Worse comes at night. She will only fall asleep with daddy, which means when I try to walk away, she morphs into a snarling, spitting, screaming creature that I barely recognise as human. I’m seriously waiting for her head to rotate 360-degrees as she projectile vomits pea soup. I’ve even found two sixes on her scalp – one more and we’ll know her true name (joking! But she does have an unusual birthmark on the back of her head…).

It’s a horrible life I seem to have carved out for myself. I advised in a previous post that you shouldn’t get into a place where your child will only fall asleep on you, but I unfortunately didn’t follow my own advice.

It’s my own fault. With the first baby, I went upstairs with her every night, rocked her in my arms, sang her to sleep or else read her a chapter of a book. With the second, I didn’t have the energy. I’d put the first to bed and, instead of rocking the second for hours, I figured it’d be easier just to lie on the sofa with her till she fell asleep naturally.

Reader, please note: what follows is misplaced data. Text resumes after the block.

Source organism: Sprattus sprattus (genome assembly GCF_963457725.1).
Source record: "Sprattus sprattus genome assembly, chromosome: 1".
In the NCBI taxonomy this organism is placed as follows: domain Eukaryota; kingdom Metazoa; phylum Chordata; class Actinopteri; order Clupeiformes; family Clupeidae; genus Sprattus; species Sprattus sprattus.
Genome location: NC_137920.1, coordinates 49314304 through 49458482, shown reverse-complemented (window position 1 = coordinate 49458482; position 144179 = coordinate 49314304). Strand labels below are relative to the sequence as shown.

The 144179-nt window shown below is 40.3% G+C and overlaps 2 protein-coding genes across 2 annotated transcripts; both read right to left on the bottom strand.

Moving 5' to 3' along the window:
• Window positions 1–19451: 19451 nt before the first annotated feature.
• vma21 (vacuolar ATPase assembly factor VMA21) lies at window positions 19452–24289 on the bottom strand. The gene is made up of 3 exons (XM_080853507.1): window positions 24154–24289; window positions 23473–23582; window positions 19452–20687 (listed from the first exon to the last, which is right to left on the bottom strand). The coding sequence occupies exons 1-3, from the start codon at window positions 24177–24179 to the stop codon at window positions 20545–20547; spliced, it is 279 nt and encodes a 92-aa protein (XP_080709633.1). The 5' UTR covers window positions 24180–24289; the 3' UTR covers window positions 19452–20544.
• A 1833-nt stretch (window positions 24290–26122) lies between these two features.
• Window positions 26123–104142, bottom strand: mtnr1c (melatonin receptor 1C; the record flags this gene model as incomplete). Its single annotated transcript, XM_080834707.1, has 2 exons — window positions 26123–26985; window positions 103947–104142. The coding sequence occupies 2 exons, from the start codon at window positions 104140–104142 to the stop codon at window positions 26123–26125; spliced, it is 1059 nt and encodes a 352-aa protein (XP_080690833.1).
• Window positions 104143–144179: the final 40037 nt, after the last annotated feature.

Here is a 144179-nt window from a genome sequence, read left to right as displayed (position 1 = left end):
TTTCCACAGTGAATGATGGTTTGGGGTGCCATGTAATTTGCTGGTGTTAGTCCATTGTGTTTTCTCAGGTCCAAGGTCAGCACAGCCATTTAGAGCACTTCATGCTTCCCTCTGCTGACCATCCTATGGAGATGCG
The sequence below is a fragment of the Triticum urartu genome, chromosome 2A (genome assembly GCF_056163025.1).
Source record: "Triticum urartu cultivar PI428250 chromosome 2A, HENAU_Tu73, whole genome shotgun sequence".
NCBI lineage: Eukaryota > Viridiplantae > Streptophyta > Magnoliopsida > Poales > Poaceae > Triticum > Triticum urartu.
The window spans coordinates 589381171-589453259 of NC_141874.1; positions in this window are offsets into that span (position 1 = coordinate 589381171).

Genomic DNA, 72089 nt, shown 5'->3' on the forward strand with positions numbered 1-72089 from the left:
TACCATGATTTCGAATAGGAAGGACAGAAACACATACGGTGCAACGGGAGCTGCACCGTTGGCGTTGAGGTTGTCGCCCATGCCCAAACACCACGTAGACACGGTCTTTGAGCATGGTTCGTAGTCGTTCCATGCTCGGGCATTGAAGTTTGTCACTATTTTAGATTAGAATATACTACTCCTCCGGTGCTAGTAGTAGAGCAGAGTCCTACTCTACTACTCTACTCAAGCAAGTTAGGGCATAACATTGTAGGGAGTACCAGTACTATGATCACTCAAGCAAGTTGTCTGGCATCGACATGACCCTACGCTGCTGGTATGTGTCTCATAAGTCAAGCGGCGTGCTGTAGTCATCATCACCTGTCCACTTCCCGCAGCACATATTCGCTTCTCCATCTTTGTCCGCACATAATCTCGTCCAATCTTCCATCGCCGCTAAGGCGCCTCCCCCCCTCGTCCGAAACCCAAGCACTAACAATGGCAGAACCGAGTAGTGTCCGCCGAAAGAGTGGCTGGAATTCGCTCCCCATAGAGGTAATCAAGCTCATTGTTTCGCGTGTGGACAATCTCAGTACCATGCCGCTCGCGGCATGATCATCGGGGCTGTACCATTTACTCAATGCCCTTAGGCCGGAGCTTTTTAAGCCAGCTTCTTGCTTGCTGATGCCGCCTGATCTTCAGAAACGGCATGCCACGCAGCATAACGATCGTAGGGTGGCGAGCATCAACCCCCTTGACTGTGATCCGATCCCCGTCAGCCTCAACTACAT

Big mistake.

The plan for the new year is to distance myself from my youngest. It sounds mean, sure, but she needs a far wider base of support than I can give her – especially if she wants me around in future years. Because, as much as I love her, I wish my little Rosie didn’t love me quite so much!

NEVER tell me I have ‘man flu’

What is the most sexist, unsympathetic, demeaning thing you can say to a guy when he’s ill?

Call it ‘man flu’.

I just slammed the door in my neighbour’s face for exactly this reason, and do I feel bad for such unwelcoming behaviour? In all honesty, no. No I do not.